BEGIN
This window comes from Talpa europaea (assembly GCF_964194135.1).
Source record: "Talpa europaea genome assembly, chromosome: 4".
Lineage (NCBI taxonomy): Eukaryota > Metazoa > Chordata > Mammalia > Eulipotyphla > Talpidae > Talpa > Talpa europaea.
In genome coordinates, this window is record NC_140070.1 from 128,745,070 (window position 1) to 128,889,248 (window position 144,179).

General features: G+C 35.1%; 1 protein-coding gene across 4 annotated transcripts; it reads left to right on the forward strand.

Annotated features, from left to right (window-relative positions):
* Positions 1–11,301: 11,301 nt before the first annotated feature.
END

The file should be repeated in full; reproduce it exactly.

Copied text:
This window comes from Talpa europaea (assembly GCF_964194135.1).
Source record: "Talpa europaea genome assembly, chromosome: 4".
Lineage (NCBI taxonomy): Eukaryota > Metazoa > Chordata > Mammalia > Eulipotyphla > Talpidae > Talpa > Talpa europaea.
In genome coordinates, this window is record NC_140070.1 from 128,745,070 (window position 1) to 128,889,248 (window position 144,179).

General features: G+C 35.1%; 1 protein-coding gene across 4 annotated transcripts; it reads left to right on the forward strand.

Annotated features, from left to right (window-relative positions):
* Positions 1–11,301: 11,301 nt before the first annotated feature.